Face mask fashion: how masks are becoming both sensible and stylish choices
Beyond its obvious benefits (i.e. blocking respiratory droplets that could potentially be carrying COVID-19 bacteria), the humble face masks has suddenly become a useful fashion staple.
UK-based fashion retailer PrettyLittleThing recently released a face mask bodycon dress for the affordable price of fifteen euros, which sold out quickly after model Lottie Moss was seen sporting the outfit.
The black long-sleeved dress includes turtleneck-like fabric at the neckline which can be secured over the mouth and nose using the sewn-in ear straps.
While I’m not able to comment on how practical this dress may truly be to wear, it’s clear that face masks are evolving past their medical use.
Culturally, Canadians have yet to fully and permanently adopt the face mask-wearing practice, unlike some other Asian countries where the practice is more common.
With the Waterloo region extending the face mask bylaw until May, it looks like we’re going to be wearing face masks for a while. That’s all the more reason to find one that you really like.
If you think about it, sunglasses, hats and umbrellas are all items that have practical and protective uses, but throughout time they’ve become fashion accessories more than anything. Who’s to say that this won’t eventually be the case with face masks as well?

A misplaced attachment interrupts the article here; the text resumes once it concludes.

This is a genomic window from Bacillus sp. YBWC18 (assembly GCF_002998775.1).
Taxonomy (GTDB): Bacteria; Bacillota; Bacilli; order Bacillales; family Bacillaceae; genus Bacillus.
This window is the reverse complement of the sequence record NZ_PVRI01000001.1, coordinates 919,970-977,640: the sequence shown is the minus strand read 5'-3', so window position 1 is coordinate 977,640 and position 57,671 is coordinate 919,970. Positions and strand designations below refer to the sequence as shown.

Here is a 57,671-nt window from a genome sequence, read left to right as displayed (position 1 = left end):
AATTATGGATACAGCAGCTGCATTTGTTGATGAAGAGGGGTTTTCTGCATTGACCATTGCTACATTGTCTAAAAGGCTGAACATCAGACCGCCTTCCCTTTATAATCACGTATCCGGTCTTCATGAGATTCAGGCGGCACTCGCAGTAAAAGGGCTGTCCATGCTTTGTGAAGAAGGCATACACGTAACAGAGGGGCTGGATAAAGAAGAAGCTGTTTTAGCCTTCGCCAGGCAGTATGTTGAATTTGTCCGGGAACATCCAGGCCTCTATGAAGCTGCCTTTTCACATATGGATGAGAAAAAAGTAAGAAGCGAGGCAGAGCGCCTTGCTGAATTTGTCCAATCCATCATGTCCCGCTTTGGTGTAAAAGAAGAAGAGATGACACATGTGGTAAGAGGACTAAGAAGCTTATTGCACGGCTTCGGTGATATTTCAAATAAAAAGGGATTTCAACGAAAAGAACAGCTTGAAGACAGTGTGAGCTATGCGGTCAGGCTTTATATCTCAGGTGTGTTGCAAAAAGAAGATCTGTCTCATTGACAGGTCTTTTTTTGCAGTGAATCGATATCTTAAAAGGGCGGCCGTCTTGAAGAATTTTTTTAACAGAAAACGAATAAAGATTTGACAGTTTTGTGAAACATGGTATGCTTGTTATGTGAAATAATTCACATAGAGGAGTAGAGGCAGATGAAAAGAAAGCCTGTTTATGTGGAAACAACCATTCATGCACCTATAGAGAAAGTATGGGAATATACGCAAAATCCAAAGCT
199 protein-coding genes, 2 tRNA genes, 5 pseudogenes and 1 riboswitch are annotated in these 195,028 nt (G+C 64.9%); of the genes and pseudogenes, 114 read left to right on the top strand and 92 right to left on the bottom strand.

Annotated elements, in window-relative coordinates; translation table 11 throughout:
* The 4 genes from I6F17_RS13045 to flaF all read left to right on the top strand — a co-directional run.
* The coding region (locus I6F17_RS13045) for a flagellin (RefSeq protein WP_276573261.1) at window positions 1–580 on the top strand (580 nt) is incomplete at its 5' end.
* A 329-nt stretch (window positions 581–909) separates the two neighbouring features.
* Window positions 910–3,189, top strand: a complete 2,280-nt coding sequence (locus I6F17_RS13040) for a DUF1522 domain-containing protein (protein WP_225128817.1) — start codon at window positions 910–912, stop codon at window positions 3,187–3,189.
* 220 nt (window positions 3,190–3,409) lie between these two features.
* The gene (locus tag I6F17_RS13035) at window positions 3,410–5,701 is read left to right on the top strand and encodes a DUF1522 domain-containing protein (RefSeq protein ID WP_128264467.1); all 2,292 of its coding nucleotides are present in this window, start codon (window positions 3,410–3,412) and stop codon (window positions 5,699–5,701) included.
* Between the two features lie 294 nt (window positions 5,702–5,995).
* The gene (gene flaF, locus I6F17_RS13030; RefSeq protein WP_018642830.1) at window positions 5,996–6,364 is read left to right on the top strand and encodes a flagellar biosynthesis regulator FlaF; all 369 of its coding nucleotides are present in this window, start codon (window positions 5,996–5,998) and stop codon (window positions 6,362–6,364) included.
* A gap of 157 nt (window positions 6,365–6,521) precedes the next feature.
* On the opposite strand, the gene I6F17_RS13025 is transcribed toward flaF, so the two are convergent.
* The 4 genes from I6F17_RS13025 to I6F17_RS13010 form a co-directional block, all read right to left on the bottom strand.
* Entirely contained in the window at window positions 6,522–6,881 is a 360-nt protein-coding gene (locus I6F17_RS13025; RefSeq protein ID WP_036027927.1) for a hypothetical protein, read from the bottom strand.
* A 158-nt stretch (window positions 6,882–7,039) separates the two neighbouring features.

Now that we are approaching month nine of the pandemic, most people have decided to reserve medical masks for frontline workers and have begun the transition of wearing cloth ones for everyday use.
With this, the act of wearing a face mask has become more sustainable and normalized, it’s even becoming trendy.
Personally, I am not against a world where people who show cold or flu symptoms are considerate of others and choose to wear a face mask in public, even once we are well past the threat of COVID-19.
Regardless, until the threat of this pandemic has been lowered, people should embrace the protection that masks give them as well as the stylish potential that they have.
One of the interesting things about the new demand for face masks is how small businesses, local retailers and home-made crafters have been able to capitalize on this need by producing their own homemade masks for purchase.
At this point you can walk into any store, from 7-11 to H&M, and expect to find some face masks placed cleverly among the rest of their merchandise.
Face masks are also awfully convenient for when you want to play it low-key and don’t particularly feel like getting ready (we love a good air of mystery).
Essentially, you can spruce up any outfit with a face mask in a matter of seconds. Think of it in respect to how you may conceal your “bad hair day” with a hat.
So, although it is polarizing to some, wearing a mask means you value your health and the health of those around you.
While some people may think they’re protecting their personal liberties by refusing to wear a mask, isn’t it better to use your mask as a statement piece rather than making a statement by not wearing a mask? Think about that, mask-deniers.